Locke and Helen met at an anger-management support group of which they were both members. After his outburst at the group about their whining, Helen approached Locke outside and told him that she appreciated his candor and shared his frustrations. She also flirted by telling him that she liked bald men - despite Locke not being bald she said that she was prepared to wait. 

Their friendship moved to the bedroom fairly quickly and continued to blossom. During a meal at a restaurant, Helen gave Locke a key to her flat as a six-month anniversary present. She told him that she'd followed him and discovered that he was sneaking out at night to lurk outside his father's   house. The gift of the key was given on the condition that he stopped going there, to which Locke agreed.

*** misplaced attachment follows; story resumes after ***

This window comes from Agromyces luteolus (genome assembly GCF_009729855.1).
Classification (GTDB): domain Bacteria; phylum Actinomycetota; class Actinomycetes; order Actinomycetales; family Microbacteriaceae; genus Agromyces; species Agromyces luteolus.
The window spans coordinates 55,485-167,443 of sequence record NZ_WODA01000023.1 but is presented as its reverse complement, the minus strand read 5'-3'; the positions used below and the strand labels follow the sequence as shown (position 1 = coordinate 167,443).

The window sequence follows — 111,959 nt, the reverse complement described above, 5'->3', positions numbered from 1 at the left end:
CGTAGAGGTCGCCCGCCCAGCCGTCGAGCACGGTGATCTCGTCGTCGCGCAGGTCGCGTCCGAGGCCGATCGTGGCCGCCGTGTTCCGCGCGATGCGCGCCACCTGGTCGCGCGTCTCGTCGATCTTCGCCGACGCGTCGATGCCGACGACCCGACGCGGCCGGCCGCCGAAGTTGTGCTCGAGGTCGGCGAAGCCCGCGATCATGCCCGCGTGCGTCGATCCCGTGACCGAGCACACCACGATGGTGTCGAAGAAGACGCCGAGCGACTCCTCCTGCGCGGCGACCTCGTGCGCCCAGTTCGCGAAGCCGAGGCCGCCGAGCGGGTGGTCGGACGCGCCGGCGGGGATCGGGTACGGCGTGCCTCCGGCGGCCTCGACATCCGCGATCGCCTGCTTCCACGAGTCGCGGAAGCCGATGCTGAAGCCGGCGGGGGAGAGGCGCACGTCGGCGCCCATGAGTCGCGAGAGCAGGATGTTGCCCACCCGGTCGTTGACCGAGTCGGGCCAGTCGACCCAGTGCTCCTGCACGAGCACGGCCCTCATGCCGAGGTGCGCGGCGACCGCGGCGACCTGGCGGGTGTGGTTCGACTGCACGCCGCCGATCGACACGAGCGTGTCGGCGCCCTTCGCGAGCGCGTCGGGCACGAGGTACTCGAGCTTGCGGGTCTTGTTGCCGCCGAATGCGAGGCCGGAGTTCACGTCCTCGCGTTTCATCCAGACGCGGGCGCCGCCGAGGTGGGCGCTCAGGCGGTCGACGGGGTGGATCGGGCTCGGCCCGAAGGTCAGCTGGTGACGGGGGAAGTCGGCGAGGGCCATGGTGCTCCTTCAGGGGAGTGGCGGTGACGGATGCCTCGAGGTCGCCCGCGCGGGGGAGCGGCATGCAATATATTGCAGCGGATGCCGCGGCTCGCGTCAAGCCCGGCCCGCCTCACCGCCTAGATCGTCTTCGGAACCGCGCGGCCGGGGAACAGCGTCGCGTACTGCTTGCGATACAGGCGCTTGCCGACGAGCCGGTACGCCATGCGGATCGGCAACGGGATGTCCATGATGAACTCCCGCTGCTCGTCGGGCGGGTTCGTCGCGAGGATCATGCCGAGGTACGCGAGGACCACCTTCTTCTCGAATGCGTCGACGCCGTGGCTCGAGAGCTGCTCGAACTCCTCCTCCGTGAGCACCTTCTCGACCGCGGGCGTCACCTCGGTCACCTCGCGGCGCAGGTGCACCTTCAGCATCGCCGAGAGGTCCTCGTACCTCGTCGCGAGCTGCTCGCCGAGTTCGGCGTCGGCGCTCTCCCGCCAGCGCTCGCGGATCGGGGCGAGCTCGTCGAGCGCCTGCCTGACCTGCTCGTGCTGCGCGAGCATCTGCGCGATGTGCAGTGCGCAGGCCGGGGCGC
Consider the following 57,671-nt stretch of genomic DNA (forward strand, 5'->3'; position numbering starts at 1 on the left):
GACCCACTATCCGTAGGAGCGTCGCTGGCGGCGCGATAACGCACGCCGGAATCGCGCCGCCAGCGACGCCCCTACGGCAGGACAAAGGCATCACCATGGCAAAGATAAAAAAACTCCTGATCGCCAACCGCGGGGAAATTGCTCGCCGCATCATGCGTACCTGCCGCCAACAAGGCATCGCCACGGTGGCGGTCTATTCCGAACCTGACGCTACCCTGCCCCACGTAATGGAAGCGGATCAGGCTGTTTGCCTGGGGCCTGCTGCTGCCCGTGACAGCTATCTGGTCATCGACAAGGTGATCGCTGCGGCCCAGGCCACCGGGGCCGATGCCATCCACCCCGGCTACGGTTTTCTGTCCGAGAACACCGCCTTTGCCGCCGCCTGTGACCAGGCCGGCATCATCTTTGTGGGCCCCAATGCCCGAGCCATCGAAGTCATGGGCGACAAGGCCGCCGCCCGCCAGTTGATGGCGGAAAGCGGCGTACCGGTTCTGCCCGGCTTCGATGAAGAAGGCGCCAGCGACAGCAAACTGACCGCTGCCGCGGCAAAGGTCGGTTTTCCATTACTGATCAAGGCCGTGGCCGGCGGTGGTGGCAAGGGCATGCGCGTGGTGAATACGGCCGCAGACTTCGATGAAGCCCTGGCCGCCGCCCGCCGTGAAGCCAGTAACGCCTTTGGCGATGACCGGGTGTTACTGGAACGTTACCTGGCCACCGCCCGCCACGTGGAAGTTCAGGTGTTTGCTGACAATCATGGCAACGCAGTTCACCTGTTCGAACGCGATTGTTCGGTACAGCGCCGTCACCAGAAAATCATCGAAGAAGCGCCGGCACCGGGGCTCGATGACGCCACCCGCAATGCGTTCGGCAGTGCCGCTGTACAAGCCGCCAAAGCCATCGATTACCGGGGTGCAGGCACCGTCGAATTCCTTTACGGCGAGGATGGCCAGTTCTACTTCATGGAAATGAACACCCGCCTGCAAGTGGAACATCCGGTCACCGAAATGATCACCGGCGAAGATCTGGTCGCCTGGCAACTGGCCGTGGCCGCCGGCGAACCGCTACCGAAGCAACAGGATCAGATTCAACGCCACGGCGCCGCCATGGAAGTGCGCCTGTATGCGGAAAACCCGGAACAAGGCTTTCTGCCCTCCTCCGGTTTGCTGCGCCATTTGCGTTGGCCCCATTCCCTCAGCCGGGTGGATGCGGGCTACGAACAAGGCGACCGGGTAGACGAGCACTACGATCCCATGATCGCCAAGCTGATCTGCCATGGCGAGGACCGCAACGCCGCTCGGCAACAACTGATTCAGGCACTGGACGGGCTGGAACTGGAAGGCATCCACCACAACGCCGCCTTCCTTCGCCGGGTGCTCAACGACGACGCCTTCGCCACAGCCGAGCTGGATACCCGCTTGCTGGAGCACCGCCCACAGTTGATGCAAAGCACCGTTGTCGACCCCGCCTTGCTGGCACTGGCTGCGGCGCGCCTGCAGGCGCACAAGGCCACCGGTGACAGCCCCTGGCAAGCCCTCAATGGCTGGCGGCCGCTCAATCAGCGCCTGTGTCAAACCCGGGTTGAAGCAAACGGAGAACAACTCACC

Despite his promise to stop, Locke continued to spend long periods in his car waiting outside Cooper's house. Helen followed him again and shunted her car into the back of his, stormed over to his window and snatched his keys from the ignition. She threw the keys over the security gates in the drive and implored him to give up on his obsession and take a "leap of faith" with her. Shortly after, Locke moved in with Helen. Locke eventually started making plans to propose to Helen over a romantic picnic. Unfortunately on the morning of the picnic Helen spotted Cooper's obituary in the newspaper and that the funeral was scheduled for that day. Helen accompanied Locke to the funeral to support him. Some days after the funeral, Cooper revealed to Locke that he was still alive and convinced him to participate in a criminal financial scheme in exchange for a share of the money. Locke's suspicious behavior and a run in with gang members searching for Cooper led Helen to follow him again. She turned up at the motel, where Locke was meeting Cooper to hand over the money. She demanded of Cooper: "Are you him?", slapped him and berated him for his treatment of Locke before leaving to go back to her car. Locke caught up with her in the parking lot outside and pleaded for forgiveness, went down on one knee and proposed. Helen shook her head and drove off.